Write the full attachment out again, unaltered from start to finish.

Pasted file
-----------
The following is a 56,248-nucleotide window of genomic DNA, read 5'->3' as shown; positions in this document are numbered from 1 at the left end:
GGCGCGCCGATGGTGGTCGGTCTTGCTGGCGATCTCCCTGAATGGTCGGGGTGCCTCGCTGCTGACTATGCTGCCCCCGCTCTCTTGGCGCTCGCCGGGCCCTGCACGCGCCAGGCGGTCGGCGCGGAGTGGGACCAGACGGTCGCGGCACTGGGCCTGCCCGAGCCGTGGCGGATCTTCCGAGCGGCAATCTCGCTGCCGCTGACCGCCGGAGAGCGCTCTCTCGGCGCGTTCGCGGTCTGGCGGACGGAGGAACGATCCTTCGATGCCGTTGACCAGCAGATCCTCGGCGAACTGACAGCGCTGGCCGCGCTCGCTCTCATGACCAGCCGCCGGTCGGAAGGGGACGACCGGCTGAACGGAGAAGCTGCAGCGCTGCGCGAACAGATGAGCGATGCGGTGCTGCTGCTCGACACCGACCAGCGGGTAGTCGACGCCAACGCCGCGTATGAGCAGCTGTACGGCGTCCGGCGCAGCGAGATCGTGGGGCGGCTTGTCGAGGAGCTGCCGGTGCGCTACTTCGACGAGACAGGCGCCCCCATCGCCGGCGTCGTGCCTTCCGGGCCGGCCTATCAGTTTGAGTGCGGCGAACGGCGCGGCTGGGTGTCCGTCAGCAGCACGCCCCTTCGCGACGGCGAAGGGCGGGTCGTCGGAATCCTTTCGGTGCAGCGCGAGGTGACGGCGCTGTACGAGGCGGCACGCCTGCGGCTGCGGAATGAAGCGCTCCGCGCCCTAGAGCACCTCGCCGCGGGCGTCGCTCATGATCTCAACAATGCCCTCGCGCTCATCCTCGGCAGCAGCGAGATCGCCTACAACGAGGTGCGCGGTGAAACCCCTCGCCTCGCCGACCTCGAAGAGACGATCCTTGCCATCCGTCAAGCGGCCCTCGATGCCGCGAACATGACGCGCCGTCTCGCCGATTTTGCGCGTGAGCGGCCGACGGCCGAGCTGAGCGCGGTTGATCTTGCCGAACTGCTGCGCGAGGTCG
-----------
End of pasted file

The following is a 56,248-nucleotide window of genomic DNA, read 5'->3' as shown; positions in this document are numbered from 1 at the left end:
GGCGCGCCGATGGTGGTCGGTCTTGCTGGCGATCTCCCTGAATGGTCGGGGTGCCTCGCTGCTGACTATGCTGCCCCCGCTCTCTTGGCGCTCGCCGGGCCCTGCACGCGCCAGGCGGTCGGCGCGGAGTGGGACCAGACGGTCGCGGCACTGGGCCTGCCCGAGCCGTGGCGGATCTTCCGAGCGGCAATCTCGCTGCCGCTGACCGCCGGAGAGCGCTCTCTCGGCGCGTTCGCGGTCTGGCGGACGGAGGAACGATCCTTCGATGCCGTTGACCAGCAGATCCTCGGCGAACTGACAGCGCTGGCCGCGCTCGCTCTCATGACCAGCCGCCGGTCGGAAGGGGACGACCGGCTGAACGGAGAAGCTGCAGCGCTGCGCGAACAGATGAGCGATGCGGTGCTGCTGCTCGACACCGACCAGCGGGTAGTCGACGCCAACGCCGCGTATGAGCAGCTGTACGGCGTCCGGCGCAGCGAGATCGTGGGGCGGCTTGTCGAGGAGCTGCCGGTGCGCTACTTCGACGAGACAGGCGCCCCCATCGCCGGCGTCGTGCCTTCCGGGCCGGCCTATCAGTTTGAGTGCGGCGAACGGCGCGGCTGGGTGTCCGTCAGCAGCACGCCCCTTCGCGACGGCGAAGGGCGGGTCGTCGGAATCCTTTCGGTGCAGCGCGAGGTGACGGCGCTGTACGAGGCGGCACGCCTGCGGCTGCGGAATGAAGCGCTCCGCGCCCTAGAGCACCTCGCCGCGGGCGTCGCTCATGATCTCAACAATGCCCTCGCGCTCATCCTCGGCAGCAGCGAGATCGCCTACAACGAGGTGCGCGGTGAAACCCCTCGCCTCGCCGACCTCGAAGAGACGATCCTTGCCATCCGTCAAGCGGCCCTCGATGCCGCGAACATGACGCGCCGTCTCGCCGATTTTGCGCGTGAGCGGCCGACGGCCGAGCTGAGCGCGGTTGATCTTGCCGAACTGCTGCGCGAGGTCG